The report gathered by the grass root hot news reporters, indicates that the CBN has instructed bidders at its Secondary Market Intervention Sales (SMIS) to increase their bidding price to N380/$1 floor. The SMIS is the market where importers bid for forex using Letters of Credit and Form M.
According to our sources, the central bank informed banks that they will only accept bids from N380/$1 and above and no longer N360/$1 meaning those who bid lower will not get any forex allocation. Transaction success in this market is based on bids with those who bid higher than the floor as they are often in an advantageous position to secure forex.
This is essentially a huge attempt at unifying the naira and another adjustment of the exchange rate by the CBN. Recall the CBN Governor had informed investors that the bank will be unifying the exchange rate towards what is being traded at the NAFEX market where investors and exporters trade forex.
Nairametrics understands a circular has been sent to banks but we are yet to see it.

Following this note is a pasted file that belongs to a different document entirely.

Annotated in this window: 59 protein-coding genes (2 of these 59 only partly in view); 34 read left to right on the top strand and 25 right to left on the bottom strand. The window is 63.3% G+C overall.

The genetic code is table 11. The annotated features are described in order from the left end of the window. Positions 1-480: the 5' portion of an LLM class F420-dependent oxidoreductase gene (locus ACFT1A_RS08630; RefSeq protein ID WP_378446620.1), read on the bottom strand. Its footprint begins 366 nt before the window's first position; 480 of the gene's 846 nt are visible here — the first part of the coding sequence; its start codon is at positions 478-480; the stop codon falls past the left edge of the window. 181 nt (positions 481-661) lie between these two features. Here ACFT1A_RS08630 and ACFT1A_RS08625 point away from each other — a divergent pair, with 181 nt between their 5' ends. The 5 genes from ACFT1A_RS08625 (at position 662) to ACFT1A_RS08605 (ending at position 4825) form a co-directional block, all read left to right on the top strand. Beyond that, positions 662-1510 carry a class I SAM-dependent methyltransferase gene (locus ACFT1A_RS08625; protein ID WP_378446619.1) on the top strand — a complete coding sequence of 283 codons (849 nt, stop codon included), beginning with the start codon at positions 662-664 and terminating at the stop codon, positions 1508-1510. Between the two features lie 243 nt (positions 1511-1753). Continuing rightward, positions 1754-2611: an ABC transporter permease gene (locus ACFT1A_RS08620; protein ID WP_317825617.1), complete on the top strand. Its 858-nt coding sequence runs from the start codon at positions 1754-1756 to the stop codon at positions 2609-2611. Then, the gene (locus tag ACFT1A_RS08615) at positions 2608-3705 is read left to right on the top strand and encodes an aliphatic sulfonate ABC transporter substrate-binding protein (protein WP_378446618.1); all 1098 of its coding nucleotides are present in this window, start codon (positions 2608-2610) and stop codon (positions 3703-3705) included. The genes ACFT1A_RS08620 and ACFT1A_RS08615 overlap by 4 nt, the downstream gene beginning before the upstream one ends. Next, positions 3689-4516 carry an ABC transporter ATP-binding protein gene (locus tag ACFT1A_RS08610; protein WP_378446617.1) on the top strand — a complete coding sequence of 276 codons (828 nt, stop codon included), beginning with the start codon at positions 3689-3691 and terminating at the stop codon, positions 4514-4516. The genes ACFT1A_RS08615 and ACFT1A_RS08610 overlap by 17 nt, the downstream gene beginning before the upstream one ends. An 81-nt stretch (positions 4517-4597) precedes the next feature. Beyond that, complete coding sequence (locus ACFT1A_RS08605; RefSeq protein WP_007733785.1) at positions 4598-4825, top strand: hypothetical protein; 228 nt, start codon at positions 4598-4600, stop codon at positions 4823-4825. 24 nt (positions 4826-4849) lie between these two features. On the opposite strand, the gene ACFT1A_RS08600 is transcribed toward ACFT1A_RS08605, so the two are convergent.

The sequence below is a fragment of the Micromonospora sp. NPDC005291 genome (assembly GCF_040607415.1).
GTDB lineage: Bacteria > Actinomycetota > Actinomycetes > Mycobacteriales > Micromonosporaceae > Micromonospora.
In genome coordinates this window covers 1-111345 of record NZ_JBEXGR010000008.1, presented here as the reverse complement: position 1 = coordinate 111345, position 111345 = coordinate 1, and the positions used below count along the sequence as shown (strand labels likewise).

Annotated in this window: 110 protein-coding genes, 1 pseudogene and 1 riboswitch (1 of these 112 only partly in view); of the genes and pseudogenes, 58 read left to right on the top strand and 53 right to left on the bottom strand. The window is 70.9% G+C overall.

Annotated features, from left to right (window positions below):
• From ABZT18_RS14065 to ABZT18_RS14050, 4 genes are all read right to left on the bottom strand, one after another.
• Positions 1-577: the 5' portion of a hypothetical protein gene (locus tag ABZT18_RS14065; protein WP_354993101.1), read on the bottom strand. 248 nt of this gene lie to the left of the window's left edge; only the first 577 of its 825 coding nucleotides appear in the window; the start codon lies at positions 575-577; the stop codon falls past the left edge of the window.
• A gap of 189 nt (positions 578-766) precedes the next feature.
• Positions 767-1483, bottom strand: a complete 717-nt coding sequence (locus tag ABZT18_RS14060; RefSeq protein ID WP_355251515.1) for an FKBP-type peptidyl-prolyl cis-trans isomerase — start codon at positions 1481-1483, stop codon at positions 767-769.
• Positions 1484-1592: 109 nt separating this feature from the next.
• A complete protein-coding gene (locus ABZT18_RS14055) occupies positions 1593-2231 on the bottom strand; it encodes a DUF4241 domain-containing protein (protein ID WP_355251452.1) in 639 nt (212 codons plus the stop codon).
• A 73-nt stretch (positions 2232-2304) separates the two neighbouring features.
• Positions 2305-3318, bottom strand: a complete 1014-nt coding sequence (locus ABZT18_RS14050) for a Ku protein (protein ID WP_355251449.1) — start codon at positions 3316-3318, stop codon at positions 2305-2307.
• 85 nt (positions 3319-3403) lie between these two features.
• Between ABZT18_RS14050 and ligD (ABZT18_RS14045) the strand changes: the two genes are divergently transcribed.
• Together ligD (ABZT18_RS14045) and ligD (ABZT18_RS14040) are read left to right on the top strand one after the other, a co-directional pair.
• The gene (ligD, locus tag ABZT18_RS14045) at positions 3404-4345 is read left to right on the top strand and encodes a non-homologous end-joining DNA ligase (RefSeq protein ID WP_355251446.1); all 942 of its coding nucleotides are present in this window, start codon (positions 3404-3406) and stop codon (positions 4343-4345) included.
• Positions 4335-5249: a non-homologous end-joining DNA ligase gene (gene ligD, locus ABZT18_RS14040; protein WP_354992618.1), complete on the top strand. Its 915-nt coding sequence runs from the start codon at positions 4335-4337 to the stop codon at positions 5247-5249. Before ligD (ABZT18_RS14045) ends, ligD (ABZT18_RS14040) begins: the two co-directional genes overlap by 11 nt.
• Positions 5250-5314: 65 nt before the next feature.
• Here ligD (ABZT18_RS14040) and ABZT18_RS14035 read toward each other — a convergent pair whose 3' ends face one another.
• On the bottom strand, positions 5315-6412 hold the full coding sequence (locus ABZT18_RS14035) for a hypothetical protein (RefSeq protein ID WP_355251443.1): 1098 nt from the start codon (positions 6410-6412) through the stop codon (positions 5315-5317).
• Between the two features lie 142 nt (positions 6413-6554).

The SMIS window was created by CBN for importers to ease the pressure faced by businesses in the foreign exchange market through sales of foreign currency to authorized dealers (wholesale) or to end users through Authorized dealers. Businesses usually conduct their bid for forex at the SMIS window every two fortnight.
Currently, rates are set at a floor of N360/$1 and a ceiling of N385/$1. Thus bidders are expected to bid within that range. The higher the bid the better your chances at getting forex. It is unclear if there were any buyers that bid above N360 as we gather most of the importers were not informed of the changes in prices until today.
In February, the CBN has injected $218.41 million into the inter-bank retail Secondary Market Intervention Sales (SMIS). The dollar sold at the time meant for only agricultural and raw materials sectors, is in continuation of its intervention in the inter-bank foreign exchange market. In May, the central bank surprised the market by injecting estimated $90-$100million to the system.